returning home from somerville heights always reminds me of a pachinko game, because i never come down the same way twice, and it usually involves a lot of meandering around before i finally come out onto somerville from one of the many exiting streets. this time i came out around beech street, home of the famous round house.

my front brakes were a little loose so i readjusted them when i got back. carrying the ZS20 in a lens pouch, the camera suddenly tumbled out onto one of the rear baskets, denting and scratching the camera on one corner. oh well, so much for returning this camera. this is why i can't have nice things: it doesn't take me long to scratch up a new gadget.

taking geotagged photos on te ZS20 is only just the beginning: the camera can also display the images on a semi-detailed map and be able to tell you from what town the photo was taken and the closest landmark. i can see how this can be useful but i'm still a little irked by the fact that it won't work in china (which is where i'd like to vacation one of these days).

i finally finished that hollow book i was working on. cutting out the pages with an x-acto knife can be kind of tedious and imprecise. one way to speed things up is to use a oscillating dremel saw. not only is it much quicker, but you can get creative with different shaped cuts. however, i don't think it's worth it to buy an oscillating saw just to hollow out a few books.

my upstairs neighbors are gone for the weekend and they've asked me to empty the bucket from the leaking roof. i thought this was fixed when the roofing guys came on tuesday to put in a temporary patch. steve sent me an e-mail in the evening, asking me to come upstairs to see the leak. why? how hard can it be to empty a bucket? he said he'd leave a note and a key, but i never got it, so he must've left the key inside his house.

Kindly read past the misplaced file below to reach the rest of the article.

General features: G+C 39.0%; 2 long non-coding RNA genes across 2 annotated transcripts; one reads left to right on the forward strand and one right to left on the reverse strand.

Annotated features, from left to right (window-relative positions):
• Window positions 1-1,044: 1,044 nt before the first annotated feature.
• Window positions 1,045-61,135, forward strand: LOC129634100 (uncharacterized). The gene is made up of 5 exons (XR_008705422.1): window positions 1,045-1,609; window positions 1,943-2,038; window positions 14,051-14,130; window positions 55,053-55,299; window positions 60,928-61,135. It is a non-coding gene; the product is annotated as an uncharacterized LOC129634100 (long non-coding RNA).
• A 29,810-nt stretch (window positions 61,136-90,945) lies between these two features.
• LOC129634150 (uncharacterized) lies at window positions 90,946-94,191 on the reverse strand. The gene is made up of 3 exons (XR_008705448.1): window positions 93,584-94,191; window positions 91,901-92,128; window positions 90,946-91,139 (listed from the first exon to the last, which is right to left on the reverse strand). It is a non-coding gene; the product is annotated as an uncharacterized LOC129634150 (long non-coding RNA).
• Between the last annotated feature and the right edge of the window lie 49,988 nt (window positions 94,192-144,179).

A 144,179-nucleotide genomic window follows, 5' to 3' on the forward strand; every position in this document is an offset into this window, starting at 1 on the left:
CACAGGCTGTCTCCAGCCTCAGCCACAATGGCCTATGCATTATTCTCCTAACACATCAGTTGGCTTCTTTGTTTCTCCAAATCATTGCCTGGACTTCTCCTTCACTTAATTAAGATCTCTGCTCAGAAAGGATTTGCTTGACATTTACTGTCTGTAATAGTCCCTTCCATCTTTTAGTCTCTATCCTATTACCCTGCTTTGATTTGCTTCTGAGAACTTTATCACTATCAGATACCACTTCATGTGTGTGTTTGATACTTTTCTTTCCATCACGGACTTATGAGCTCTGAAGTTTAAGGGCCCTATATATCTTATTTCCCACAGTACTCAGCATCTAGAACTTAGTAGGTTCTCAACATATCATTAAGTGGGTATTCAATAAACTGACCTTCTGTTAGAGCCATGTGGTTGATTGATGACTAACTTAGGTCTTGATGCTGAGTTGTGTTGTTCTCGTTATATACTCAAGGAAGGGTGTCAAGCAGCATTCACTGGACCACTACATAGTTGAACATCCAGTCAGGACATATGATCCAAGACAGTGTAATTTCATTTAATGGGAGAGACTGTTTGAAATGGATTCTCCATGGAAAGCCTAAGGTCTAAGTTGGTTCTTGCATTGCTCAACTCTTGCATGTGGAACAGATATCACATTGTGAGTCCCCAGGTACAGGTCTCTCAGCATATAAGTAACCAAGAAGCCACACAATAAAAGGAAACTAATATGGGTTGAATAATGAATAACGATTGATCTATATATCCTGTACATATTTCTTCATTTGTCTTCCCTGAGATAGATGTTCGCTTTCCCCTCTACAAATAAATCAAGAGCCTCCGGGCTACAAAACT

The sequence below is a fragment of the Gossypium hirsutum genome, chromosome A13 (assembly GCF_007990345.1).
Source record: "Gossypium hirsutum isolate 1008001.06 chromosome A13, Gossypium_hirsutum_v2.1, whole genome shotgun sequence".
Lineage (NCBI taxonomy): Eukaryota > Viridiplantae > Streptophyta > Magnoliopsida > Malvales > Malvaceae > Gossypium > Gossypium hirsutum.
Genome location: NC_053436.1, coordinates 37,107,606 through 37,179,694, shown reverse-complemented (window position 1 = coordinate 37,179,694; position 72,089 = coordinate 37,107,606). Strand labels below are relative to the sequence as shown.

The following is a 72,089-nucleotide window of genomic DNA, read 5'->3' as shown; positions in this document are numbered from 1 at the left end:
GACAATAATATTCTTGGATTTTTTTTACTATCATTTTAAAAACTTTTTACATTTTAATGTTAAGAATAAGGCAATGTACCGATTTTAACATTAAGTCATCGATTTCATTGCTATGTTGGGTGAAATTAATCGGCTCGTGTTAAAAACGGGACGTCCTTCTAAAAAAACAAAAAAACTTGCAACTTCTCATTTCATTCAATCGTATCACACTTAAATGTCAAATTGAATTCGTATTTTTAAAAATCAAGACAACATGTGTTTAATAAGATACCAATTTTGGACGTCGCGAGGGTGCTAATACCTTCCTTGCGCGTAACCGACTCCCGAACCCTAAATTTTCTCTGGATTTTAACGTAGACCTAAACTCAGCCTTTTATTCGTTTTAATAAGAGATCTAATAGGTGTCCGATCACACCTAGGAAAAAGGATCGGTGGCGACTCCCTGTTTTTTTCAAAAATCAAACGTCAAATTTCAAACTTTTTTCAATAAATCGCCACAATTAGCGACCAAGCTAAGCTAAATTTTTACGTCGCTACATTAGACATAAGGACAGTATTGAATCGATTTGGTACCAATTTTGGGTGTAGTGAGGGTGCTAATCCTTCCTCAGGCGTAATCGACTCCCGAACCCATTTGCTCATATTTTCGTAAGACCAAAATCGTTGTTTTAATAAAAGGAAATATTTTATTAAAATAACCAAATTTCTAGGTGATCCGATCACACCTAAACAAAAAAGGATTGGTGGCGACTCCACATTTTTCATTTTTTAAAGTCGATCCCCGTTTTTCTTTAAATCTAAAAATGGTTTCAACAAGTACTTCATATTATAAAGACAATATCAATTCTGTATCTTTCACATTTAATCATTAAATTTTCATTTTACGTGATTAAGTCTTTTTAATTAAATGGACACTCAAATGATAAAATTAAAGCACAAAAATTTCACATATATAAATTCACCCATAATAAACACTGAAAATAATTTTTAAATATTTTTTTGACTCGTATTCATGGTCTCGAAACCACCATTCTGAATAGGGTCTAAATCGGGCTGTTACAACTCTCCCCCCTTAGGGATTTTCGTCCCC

an hour later he wrote back saying he wouldn't leave until tomorrow morning, and asked me to come upstairs before he left so he could show me what to do. that got me kind of annoyed. there's another neighbor tree pruning meeting tomorrow at 8:00. steve hasn't been to any of them, even though it was his idea that we should pitch in to cut down the overgrown elm tree 2 houses over from us. so he can't attend this meeting even though he has time to show me how to empty buckets? and where exactly is he going this weekend that he can't even tell anyone?

so i wrote him back saying that since he's here tomorrow morning, he should attend the tree meeting in my place, since i went to the last one. as for his suggestion of knocking on my door to show me what to do with the buckets? i told him i'd be asleep all the way until the time of the meeting. i never heard back from him.

for dinner, it was day 3 of spaghetti with meat sauce. there's one more serving left, reserved for tomorrow night. i'm just about to hit that pasta threshold when i can't eat anymore.